Angela Harding, the artist behind some of today's best-loved prints and book illustrations talks to Rebecca Bradbury about the delights of the British countryside and dividing her time between two studios
Artists & Illustrators Magazine, 'In the Studio: Angela Harding', February 2022, Issue 439, pp.34-39
Angla Harding, Winter Hares in Conversation
"I live about as far from the sea as you can be,'" explains the Rutland-based artist, but we have a little wooden boat we keep in the Suffolk coast and we spend quite a bit of the summer on that. That's the watery element that inspired my work."
"You always see nature very closely when you're on the water with it," she adds. "It gives you time as well. When I'm on the boat I can really concentrate on drawing and thinking about the images that I want to create."
Yet with a studio overlooking a field of grazing heeps at the bottom of her garden, slap bank in the middle of the East Midlands countryside, Angela's more permanant surrounds still fee into her art - and it is these scees that have remained at the heart of her output.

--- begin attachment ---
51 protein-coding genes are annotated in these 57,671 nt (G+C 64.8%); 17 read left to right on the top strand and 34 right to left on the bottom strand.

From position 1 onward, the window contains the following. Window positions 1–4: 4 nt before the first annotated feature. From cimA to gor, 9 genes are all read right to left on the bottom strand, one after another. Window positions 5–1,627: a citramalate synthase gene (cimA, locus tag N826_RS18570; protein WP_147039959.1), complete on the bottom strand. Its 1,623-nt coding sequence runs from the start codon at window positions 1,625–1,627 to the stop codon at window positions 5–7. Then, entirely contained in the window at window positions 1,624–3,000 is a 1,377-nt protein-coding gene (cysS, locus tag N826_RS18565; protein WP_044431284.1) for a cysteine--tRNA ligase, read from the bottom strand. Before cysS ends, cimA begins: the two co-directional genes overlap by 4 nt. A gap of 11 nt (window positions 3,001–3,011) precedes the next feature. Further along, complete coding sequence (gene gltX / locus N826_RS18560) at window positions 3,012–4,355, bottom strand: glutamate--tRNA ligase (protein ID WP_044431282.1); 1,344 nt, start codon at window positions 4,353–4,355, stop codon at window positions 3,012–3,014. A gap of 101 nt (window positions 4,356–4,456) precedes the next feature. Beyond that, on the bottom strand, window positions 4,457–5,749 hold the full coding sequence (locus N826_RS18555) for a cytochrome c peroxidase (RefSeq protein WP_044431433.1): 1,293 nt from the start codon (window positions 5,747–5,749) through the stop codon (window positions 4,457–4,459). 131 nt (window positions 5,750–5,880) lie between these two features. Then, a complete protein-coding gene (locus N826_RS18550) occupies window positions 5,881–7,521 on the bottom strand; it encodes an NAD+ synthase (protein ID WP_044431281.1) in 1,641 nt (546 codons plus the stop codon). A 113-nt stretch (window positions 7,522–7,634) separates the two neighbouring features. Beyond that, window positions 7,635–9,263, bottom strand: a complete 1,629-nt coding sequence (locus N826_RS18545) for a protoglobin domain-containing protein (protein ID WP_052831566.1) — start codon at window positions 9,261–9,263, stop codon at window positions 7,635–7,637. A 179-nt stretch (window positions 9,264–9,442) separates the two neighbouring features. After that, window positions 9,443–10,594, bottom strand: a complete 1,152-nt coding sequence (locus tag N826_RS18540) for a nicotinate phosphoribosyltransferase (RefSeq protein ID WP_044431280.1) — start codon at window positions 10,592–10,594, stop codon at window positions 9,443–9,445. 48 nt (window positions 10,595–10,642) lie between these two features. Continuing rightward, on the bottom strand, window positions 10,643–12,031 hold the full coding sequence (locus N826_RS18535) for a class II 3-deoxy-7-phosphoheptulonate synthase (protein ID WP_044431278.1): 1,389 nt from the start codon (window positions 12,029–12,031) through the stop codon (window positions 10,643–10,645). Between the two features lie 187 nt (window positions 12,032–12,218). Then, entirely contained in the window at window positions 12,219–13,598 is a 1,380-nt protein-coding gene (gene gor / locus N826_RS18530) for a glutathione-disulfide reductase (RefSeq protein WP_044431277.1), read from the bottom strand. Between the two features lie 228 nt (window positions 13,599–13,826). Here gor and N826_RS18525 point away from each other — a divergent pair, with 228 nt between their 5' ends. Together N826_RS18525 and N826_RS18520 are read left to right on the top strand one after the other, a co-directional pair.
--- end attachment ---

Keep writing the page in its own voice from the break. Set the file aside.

As an art student in the early 1980s, however, it was the moregruesome aspects of rural life that caught her attention. Cycling through country lanes from her home in Melton Mowbray to LeicesterPolytchecnic (now De Monfort University), she would collect the carcasses of dead animals, using them as fodder for her drawing practice.
Despite the morbid subject matter, her dedication to honing her draughtsmanship laid a very strong foundation for the signature graphic style in her linocut and silkscreen prints. "I don't think all the observations drawing I did as a student is lost on what I do toda because all that actual core drawing comes out in stylised work," she says. "You can tell when people haven't got drawing behind them."
Also feeding into her current practice are the two decades spent prioritising etching and drypoint - two printing methods that require a more realistic mode of mark making. It's possible to spot their influence in the lines and patterning of Angela's work. '"How you stylise the imagery you're using becomes a natural sort of expression of what you're trying to say in the picture," she notes.
Read the whole article in Artists & Illustrators magazine, February 2022 edition, on sale now